Traveling Down the Road of my Life | By: Mike James | | Category: Full Story - Reflections Bookmark and Share

Traveling Down the Road of my Life


In June of 1983, I became the first of three brothers in my family to graduate from college. I attended a school called Sullivan County Community College in Loch Sheldrake, New York. It was a two year school situated in a town populated with only 650 residents and just 90 miles north of New York City. I studied my life long passion of Communication and Media Arts. While attending there, I had made a successful comeback to raise my grades from a D to a respectable B minus average. In the process getting my degree, I had to put up with allot of abuse from roommates. Many of them would try to steal from me on a regular basis. Among my casualties was some food, my TV and my high school year book by a horrible man who knew someone at my former high school.

The two years of aggravation, dedication & hard work was rewarded with an Associate's degree. It was a welcome feeling going on the stage and receiving my diploma after enduring the embarrassing debacle of not being able to participate in my high school graduation two years before because I was unable to fulfill a graduation requirement. In fact, was so happy that I threw my high school diploma in the garbage.

I was accepted to attend Arizona State University, the college I dreamed about attending and playing football. In addition, I was also accepted to enroll in their US Army ROTC program. That was a prestigious privilege for my future, the opportunity to receive a military officer commission. At the time, my future was looking very bright and I took it with the greatest degree of optimism.

Junior year, as it turned out would not be my greatest achievement by a long shot. Dorm space at Arizona State was filled, a suitable financial aid package was not available and there was no other suitable housing available, so I could not attend the college. It was a letdown that I wound up regretting for the rest of my life.

My father explained I was eligible for scholarship at a college called New York Institute of Technology. It was a local 4-year university that had everything I was looking for; Communications, football, ROTC accessibility. So naturally, I obliged.

Smart move! What I looked like an opportunity to be successful in a new school turned out to be a disastrous, run of the mill place of learning. My classes would start at 8am and I'd wind up getting home around 8pm, a 12 hour study day. My schedule of classes was clustered because of limited availability. I had one class, English Composition at 8am and afterwards had an introduction to Advertising at 9am. Mind you, the college buildings, being so spread out and me being without a car, it took more than 20 minutes to walk to my next class, every day. Army ROTC classes were taken at Fordham University in The Bronx. My military classes were on Tuesdays and lasted almost 5 hours consisting of land navigation, physical training or PT and procedures in the military code of conduct. Studying for both regular and ROTC classes were the hardest part. With my schedule the way it was, the only time to do review of any of my classes would be on the bus or train going home at night and going to class during the morning.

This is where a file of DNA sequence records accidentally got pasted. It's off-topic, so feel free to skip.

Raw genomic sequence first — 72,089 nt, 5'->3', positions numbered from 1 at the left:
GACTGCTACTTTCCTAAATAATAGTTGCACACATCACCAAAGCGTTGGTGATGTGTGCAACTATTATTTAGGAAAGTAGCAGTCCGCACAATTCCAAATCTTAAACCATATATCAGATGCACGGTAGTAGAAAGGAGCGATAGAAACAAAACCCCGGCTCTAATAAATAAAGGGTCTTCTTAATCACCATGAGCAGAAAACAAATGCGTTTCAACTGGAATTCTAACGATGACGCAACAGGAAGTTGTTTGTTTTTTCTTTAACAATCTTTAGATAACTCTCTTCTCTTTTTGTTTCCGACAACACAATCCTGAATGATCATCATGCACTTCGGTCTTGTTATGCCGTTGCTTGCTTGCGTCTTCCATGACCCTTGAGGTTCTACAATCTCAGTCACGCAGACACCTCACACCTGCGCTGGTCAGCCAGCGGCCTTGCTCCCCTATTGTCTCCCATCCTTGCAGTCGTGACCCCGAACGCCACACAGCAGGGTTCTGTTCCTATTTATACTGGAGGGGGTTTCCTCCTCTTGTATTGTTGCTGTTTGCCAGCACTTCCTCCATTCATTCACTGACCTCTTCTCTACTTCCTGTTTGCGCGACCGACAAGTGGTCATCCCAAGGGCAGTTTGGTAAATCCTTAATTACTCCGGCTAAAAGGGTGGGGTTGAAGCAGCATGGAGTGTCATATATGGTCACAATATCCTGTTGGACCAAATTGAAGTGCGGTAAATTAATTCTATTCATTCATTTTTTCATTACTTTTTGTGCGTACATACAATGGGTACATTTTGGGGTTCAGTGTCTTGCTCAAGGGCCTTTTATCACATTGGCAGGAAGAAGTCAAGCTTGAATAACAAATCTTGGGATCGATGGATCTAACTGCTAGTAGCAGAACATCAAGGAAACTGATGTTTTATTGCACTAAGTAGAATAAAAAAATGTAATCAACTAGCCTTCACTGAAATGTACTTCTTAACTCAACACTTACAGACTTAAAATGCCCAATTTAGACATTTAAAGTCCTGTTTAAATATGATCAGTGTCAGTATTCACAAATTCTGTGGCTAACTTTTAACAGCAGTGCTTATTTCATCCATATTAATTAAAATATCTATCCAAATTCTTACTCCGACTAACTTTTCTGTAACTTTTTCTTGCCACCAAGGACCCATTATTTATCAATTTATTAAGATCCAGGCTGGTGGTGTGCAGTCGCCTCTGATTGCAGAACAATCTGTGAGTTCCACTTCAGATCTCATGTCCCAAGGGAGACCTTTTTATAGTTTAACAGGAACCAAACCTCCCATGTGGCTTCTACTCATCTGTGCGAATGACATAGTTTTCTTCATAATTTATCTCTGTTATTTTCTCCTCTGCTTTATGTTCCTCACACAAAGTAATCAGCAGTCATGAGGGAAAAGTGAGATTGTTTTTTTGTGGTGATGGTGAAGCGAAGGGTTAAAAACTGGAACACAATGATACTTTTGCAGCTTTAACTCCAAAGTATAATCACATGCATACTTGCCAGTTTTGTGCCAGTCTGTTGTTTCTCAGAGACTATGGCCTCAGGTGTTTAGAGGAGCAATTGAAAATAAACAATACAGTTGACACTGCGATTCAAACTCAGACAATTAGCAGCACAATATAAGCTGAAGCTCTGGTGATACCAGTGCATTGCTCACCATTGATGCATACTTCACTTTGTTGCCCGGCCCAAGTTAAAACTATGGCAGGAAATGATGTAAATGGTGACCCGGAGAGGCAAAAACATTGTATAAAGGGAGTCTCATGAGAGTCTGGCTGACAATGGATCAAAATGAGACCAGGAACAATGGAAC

My life got bad really quick. As much as I tried so hard, my grades went south. I ended up not going to classes, I started hanging out with the wrong crowd and even experimented with drugs. ROTC took notice of my failing grades and put me in front of a 3-officer tribunal. They gave me two choices, I could quit the program or I could take a 6-month leave of absence and do over my junior year of Army ROTC. I was never a quitter. So I took the latter of the two choices. It was a decision that I took with allot of thought. I needed to re-evaluate where my life was going. I surely didn't want to be at New York Tech any longer and I had no idea what college to go to. I took the summer off and did some light industrial work at a factory and at the same time saved money to help with college.

One day during the summer of 1984, I was watching C-Span on cable television and there on the screen popped up an image of the San Francisco Bay Bridge. The span took my breath away with such beauty. The thought came to my mind, why not visit California? The Democratic National Convention was being held that year in the city. I had relatives living in the area and I had never seen them since I was 3 years old. Rather than taking a plane to the west coast (which was too expensive) or taking a train (which was nice but I couldn't get off the train to see places) I took the last traveling frontiers in America and went to California, round trip, by bus. I wanted to walk through the cities and towns than just look out the window at the sights. I wanted to walk through the cities and see the sights that people would only read about in picture books. As a 21-year old, it would be my coming out party, the first time doing things on my own.